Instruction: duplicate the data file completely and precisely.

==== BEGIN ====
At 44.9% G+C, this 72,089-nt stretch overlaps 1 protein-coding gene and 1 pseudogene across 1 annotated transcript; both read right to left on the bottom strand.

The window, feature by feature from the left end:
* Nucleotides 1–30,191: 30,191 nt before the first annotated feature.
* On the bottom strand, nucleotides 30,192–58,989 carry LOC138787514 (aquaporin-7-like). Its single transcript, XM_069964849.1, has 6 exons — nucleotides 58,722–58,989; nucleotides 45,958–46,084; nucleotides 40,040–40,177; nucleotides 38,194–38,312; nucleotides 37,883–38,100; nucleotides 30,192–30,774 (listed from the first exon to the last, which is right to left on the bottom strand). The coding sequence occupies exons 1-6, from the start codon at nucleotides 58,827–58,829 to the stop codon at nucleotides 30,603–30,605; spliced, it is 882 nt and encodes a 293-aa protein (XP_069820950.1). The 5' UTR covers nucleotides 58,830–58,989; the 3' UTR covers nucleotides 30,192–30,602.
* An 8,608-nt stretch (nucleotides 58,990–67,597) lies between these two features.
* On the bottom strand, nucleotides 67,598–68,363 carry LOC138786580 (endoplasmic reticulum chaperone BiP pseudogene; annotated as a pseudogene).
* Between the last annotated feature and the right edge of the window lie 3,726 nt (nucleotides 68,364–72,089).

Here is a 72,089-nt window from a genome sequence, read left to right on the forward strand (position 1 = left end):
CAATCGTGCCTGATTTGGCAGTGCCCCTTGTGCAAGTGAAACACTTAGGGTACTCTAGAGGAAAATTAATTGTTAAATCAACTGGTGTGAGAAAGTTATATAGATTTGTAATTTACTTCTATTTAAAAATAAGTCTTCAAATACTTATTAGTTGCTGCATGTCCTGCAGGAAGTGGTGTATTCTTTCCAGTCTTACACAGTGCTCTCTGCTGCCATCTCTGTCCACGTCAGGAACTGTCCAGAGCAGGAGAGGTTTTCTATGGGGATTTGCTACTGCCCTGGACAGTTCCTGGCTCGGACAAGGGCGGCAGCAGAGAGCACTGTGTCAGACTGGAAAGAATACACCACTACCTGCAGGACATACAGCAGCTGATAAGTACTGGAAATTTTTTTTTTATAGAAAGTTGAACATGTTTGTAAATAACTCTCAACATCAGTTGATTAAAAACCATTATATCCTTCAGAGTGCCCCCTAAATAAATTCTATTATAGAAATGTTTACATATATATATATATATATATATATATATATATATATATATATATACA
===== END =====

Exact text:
At 44.9% G+C, this 72,089-nt stretch overlaps 1 protein-coding gene and 1 pseudogene across 1 annotated transcript; both read right to left on the bottom strand.

The window, feature by feature from the left end:
* Nucleotides 1–30,191: 30,191 nt before the first annotated feature.
* On the bottom strand, nucleotides 30,192–58,989 carry LOC138787514 (aquaporin-7-like). Its single transcript, XM_069964849.1, has 6 exons — nucleotides 58,722–58,989; nucleotides 45,958–46,084; nucleotides 40,040–40,177; nucleotides 38,194–38,312; nucleotides 37,883–38,100; nucleotides 30,192–30,774 (listed from the first exon to the last, which is right to left on the bottom strand). The coding sequence occupies exons 1-6, from the start codon at nucleotides 58,827–58,829 to the stop codon at nucleotides 30,603–30,605; spliced, it is 882 nt and encodes a 293-aa protein (XP_069820950.1). The 5' UTR covers nucleotides 58,830–58,989; the 3' UTR covers nucleotides 30,192–30,602.
* An 8,608-nt stretch (nucleotides 58,990–67,597) lies between these two features.
* On the bottom strand, nucleotides 67,598–68,363 carry LOC138786580 (endoplasmic reticulum chaperone BiP pseudogene; annotated as a pseudogene).
* Between the last annotated feature and the right edge of the window lie 3,726 nt (nucleotides 68,364–72,089).

Here is a 72,089-nt window from a genome sequence, read left to right on the forward strand (position 1 = left end):
CAATCGTGCCTGATTTGGCAGTGCCCCTTGTGCAAGTGAAACACTTAGGGTACTCTAGAGGAAAATTAATTGTTAAATCAACTGGTGTGAGAAAGTTATATAGATTTGTAATTTACTTCTATTTAAAAATAAGTCTTCAAATACTTATTAGTTGCTGCATGTCCTGCAGGAAGTGGTGTATTCTTTCCAGTCTTACACAGTGCTCTCTGCTGCCATCTCTGTCCACGTCAGGAACTGTCCAGAGCAGGAGAGGTTTTCTATGGGGATTTGCTACTGCCCTGGACAGTTCCTGGCTCGGACAAGGGCGGCAGCAGAGAGCACTGTGTCAGACTGGAAAGAATACACCACTACCTGCAGGACATACAGCAGCTGATAAGTACTGGAAATTTTTTTTTTATAGAAAGTTGAACATGTTTGTAAATAACTCTCAACATCAGTTGATTAAAAACCATTATATCCTTCAGAGTGCCCCCTAAATAAATTCTATTATAGAAATGTTTACATATATATATATATATATATATATATATATATATATATATATATACA